murre


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murre

(mör), common name for a group of diving birds of the same family as the aukauk
, common name for a member of the family Alcidae (alcid family), swimming and diving birds of the N Atlantic and Pacific, which includes the guillemots and puffins. Their legs are set far back on their bodies, making them clumsy on land, where they seldom venture except to
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 and the puffinpuffin,
common name for a diving bird of the family Alcidae (auk family). Its large, triangular bill, brilliantly colored in yellow, blue, and vermilion, is adapted to carrying several fish at one time; it also gives the puffin its alternate name of sea parrot.
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 (family Alcidae) and including the guillemots. There are three species of murres, all about 18 in. (45 cm) long, brownish black above and white below. The common murre, Uria aalge, and the Brunnich's murre are found in the North Atlantic; the California murre is found in the Pacific. Murres are among the largest of the living members of the family. The smaller guillemots are also called sea pigeons. Murres eat small fish and crustaceans and lay their hard-shelled, pear-shaped eggs on bare rock. Murres return to the same breeding sites year after year. Both male and female incubate the single egg laid per season. Murres are classified in the phylum ChordataChordata
, phylum of animals having a notochord, or dorsal stiffening rod, as the chief internal skeletal support at some stage of their development. Most chordates are vertebrates (animals with backbones), but the phylum also includes some small marine invertebrate animals.
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, subphylum Vertebrata, class Aves, order Charadriiformes, family Alcidae.
References in periodicals archive ?
Common and Thick-billed Murres are the most common seabird species wintering in the area (Erikstad et al.
A federal biologist who studies the murres told Ross, "I have mixed emotions.
Only chicks that survived [greater than]14 d were included in the analyses (N = 33 experimental and 57 control chicks in 1994; N = 27 experimental and 56 control chicks in 1995), because 15 d is the youngest age at which Thick-billed Murre chicks are known to depart the nest of their own volition (Gaston and Nettleship 1981).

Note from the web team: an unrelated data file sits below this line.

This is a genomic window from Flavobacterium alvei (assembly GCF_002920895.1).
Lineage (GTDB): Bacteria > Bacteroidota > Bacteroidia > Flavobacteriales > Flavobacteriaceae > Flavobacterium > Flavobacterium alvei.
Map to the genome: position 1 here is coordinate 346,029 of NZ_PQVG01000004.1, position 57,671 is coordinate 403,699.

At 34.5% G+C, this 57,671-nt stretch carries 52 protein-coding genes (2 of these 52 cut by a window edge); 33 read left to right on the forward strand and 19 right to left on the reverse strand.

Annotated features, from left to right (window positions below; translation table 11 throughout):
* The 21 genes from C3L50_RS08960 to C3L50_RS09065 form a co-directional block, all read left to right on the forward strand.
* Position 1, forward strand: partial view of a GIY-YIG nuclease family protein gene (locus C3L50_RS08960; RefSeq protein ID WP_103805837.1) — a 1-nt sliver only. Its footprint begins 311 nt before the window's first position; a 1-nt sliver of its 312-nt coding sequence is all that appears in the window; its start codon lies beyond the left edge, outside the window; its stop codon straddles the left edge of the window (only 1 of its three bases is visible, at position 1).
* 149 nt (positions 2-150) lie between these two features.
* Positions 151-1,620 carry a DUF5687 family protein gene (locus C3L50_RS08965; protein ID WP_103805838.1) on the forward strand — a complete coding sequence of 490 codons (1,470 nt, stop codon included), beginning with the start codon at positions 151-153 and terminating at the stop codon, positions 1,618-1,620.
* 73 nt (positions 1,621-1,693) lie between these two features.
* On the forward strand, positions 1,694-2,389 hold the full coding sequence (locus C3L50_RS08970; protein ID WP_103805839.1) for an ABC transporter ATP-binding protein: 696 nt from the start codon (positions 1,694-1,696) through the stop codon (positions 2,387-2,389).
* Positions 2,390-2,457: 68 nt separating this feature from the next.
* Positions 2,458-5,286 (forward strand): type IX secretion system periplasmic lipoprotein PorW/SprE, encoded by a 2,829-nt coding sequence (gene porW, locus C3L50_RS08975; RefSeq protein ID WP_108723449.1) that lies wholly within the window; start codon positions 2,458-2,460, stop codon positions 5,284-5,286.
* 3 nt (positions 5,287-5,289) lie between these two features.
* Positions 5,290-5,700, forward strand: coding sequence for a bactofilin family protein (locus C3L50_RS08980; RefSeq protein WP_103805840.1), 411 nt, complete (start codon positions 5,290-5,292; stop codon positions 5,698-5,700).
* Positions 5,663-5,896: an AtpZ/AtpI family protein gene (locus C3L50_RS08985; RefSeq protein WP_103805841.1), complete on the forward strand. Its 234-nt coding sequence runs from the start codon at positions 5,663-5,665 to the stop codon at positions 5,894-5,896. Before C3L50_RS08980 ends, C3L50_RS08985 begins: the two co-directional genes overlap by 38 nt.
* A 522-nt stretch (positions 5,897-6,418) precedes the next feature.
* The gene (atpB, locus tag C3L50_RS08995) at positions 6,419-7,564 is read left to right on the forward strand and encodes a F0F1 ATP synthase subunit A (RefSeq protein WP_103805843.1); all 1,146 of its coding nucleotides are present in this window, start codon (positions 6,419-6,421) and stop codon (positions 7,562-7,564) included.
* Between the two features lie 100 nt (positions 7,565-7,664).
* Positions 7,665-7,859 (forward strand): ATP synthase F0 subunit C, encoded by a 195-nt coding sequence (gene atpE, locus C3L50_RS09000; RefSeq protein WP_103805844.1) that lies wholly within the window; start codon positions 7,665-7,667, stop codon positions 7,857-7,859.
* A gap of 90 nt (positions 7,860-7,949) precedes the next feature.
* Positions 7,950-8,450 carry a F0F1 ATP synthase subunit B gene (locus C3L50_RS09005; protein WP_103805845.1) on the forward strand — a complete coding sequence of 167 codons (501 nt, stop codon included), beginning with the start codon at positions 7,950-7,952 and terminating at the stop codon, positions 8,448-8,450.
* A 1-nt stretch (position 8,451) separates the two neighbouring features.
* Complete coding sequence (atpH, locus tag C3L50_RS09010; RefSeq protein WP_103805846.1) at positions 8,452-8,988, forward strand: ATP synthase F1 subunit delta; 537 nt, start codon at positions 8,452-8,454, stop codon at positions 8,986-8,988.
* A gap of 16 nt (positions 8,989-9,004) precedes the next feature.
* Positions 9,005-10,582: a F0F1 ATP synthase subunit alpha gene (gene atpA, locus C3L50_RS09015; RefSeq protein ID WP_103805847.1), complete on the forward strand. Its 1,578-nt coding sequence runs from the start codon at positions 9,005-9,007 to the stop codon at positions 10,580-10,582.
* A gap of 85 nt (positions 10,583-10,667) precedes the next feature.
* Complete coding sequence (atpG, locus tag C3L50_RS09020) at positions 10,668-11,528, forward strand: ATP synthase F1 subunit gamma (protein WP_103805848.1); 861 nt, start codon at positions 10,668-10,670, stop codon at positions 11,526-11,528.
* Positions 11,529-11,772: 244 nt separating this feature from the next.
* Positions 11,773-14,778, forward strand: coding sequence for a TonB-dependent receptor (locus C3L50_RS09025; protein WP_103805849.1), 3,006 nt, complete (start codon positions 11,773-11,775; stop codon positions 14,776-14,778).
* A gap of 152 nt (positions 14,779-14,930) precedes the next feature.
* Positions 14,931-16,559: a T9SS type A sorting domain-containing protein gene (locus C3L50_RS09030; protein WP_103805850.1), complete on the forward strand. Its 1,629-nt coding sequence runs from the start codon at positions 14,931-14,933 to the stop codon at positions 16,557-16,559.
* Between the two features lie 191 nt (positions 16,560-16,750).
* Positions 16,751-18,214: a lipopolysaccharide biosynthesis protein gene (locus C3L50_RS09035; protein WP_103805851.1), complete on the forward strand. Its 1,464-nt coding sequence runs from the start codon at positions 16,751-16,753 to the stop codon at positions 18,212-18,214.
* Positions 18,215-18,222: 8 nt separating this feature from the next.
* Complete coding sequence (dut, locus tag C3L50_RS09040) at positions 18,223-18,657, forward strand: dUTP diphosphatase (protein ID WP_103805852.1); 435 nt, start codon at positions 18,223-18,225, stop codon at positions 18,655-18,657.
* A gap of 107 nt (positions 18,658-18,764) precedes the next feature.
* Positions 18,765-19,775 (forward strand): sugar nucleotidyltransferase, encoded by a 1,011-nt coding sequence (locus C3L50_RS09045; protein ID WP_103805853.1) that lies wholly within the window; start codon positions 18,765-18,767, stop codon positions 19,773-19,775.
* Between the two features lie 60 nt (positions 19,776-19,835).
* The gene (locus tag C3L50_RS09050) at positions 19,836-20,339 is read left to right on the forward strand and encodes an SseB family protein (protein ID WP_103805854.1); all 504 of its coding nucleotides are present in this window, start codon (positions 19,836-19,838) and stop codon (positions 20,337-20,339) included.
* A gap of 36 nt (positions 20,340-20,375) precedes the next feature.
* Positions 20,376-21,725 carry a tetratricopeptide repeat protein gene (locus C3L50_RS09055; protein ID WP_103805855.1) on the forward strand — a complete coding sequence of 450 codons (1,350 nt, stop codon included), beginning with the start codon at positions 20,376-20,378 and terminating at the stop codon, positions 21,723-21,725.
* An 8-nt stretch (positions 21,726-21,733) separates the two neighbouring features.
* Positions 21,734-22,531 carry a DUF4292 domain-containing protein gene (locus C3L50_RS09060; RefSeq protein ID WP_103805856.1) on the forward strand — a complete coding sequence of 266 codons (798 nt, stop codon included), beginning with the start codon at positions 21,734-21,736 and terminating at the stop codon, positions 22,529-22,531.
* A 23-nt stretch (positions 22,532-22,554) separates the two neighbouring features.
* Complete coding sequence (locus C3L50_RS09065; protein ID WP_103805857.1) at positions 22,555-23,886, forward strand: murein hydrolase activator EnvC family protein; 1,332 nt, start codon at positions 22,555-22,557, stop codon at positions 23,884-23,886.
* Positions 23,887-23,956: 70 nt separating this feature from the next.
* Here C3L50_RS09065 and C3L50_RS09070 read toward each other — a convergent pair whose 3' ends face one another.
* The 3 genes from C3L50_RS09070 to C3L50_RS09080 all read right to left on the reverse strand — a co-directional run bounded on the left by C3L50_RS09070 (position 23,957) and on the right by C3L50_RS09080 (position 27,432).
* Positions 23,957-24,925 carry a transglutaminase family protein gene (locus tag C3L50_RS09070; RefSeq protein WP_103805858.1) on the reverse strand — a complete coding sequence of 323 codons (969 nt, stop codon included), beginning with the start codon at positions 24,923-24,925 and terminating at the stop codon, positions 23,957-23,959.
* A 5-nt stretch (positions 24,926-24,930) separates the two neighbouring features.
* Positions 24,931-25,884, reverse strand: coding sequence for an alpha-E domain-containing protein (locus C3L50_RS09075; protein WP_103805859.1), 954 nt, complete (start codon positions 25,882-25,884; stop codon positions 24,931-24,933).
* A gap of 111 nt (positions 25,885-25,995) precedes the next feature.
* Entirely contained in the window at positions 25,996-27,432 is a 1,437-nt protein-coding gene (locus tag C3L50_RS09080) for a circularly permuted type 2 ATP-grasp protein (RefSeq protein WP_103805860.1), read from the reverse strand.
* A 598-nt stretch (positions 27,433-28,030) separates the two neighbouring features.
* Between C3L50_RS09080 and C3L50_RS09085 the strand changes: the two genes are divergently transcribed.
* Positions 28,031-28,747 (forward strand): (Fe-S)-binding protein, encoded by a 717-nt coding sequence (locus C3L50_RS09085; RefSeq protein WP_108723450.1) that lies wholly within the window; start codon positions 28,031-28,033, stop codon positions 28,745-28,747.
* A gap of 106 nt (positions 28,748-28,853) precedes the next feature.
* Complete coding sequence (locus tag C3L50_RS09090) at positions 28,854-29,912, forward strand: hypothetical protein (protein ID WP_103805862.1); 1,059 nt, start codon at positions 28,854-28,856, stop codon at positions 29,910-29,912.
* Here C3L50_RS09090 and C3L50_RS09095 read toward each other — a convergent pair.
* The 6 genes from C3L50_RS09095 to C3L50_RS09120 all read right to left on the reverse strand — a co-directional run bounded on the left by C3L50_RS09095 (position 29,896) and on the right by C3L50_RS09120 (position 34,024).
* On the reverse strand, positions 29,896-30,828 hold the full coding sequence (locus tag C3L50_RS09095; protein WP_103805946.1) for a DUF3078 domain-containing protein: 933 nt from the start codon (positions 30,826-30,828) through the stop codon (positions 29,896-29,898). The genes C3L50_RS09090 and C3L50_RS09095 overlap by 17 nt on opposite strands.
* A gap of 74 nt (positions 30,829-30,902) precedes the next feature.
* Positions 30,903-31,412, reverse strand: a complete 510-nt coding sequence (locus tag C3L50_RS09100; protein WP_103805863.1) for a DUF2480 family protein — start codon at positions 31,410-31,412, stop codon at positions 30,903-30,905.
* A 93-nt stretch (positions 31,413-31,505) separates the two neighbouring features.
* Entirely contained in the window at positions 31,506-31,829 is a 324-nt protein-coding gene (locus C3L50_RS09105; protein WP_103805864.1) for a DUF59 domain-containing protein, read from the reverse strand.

In contrast, effective population sizes of murre colonies appear to be on the order of 10,000 (see Appendix), and most colonies occur in areas that were glaciated during the Pleistocene, so are probably less than 10,000 years or 1000 generations old.
Male-male forced copulation, for example, has been well documented in several monogamous Arctic birds, including Common Murres (Uria aalge) (Birkhead et al., 1985) and Ivory Gulls (Mallory et al., 2008; Kylin, 2011), and it has been correlated with increased extra-pair copulations in dominant males in at least one species, the Razorbill (Alca torda) (Wagner, 1992, 1996).
Additionally, they are one of the 2 most important prey for Common Murres (Uria aalge) and Rhinoceros Auklets (Cerorhinca monocerata; Lance and Thompson 2005), and can comprise up to 67% of the diet of Marbled Murrelets (Brachyramphus marmoratus) in regional populations (Norris and others 2007).
The common murre, in other words, may not be as quick to celebrate the eagles' comeback.
Mass at 14 d of age declined significantly with hatching date in 6 of 13 observational Thick-billed Murre samples (Table 1).
A spectacular example is the 1996 return of the common murre, an auk cousin of the puffin, to Devil's Slide rock, a 900-feet-high coastal sea stack south of San Francisco.
It has cascades like a dam burst and swept through the mountains and valleys of KPK, hit the adjoining areas of Potohar(Islamabad, Murre, Pindi, Jehlum-Chakwal) and meandered through the Salt Range through Central and Western Punjab, all the way to South Punjab, with its tide entering the City of Lights.
Power functions were used to describe the delay of reinforcement gradients in this paper because of their flexibility and because when exponential or other such gradients with large variability in parameters (across animals, or conditions) are averaged, power functions are the asymptotic form (Murre & Chessa, 2011).
Dhahran The Camp Courtesy of Murre And The Pacific/FlickR